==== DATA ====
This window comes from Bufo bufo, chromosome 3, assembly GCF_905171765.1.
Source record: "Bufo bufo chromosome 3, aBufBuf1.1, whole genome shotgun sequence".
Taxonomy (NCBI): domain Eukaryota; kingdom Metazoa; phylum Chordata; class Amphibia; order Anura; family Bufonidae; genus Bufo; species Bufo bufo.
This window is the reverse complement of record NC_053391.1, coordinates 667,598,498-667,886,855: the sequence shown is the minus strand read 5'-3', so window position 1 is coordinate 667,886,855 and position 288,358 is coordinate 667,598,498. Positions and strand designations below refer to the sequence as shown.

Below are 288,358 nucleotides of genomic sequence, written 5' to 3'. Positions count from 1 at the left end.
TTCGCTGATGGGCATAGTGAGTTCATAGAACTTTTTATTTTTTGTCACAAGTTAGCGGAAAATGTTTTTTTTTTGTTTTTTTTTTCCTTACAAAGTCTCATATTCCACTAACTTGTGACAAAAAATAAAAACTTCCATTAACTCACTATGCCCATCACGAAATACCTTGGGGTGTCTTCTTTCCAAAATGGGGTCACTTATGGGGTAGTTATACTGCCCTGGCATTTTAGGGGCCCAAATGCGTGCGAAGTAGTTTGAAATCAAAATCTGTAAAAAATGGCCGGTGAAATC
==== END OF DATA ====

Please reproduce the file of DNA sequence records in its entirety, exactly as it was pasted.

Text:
This window comes from Bufo bufo, chromosome 3, assembly GCF_905171765.1.
Source record: "Bufo bufo chromosome 3, aBufBuf1.1, whole genome shotgun sequence".
Taxonomy (NCBI): domain Eukaryota; kingdom Metazoa; phylum Chordata; class Amphibia; order Anura; family Bufonidae; genus Bufo; species Bufo bufo.
This window is the reverse complement of record NC_053391.1, coordinates 667,598,498-667,886,855: the sequence shown is the minus strand read 5'-3', so window position 1 is coordinate 667,886,855 and position 288,358 is coordinate 667,598,498. Positions and strand designations below refer to the sequence as shown.

Below are 288,358 nucleotides of genomic sequence, written 5' to 3'. Positions count from 1 at the left end.
TTCGCTGATGGGCATAGTGAGTTCATAGAACTTTTTATTTTTTGTCACAAGTTAGCGGAAAATGTTTTTTTTTTGTTTTTTTTTTCCTTACAAAGTCTCATATTCCACTAACTTGTGACAAAAAATAAAAACTTCCATTAACTCACTATGCCCATCACGAAATACCTTGGGGTGTCTTCTTTCCAAAATGGGGTCACTTATGGGGTAGTTATACTGCCCTGGCATTTTAGGGGCCCAAATGCGTGCGAAGTAGTTTGAAATCAAAATCTGTAAAAAATGGCCGGTGAAATC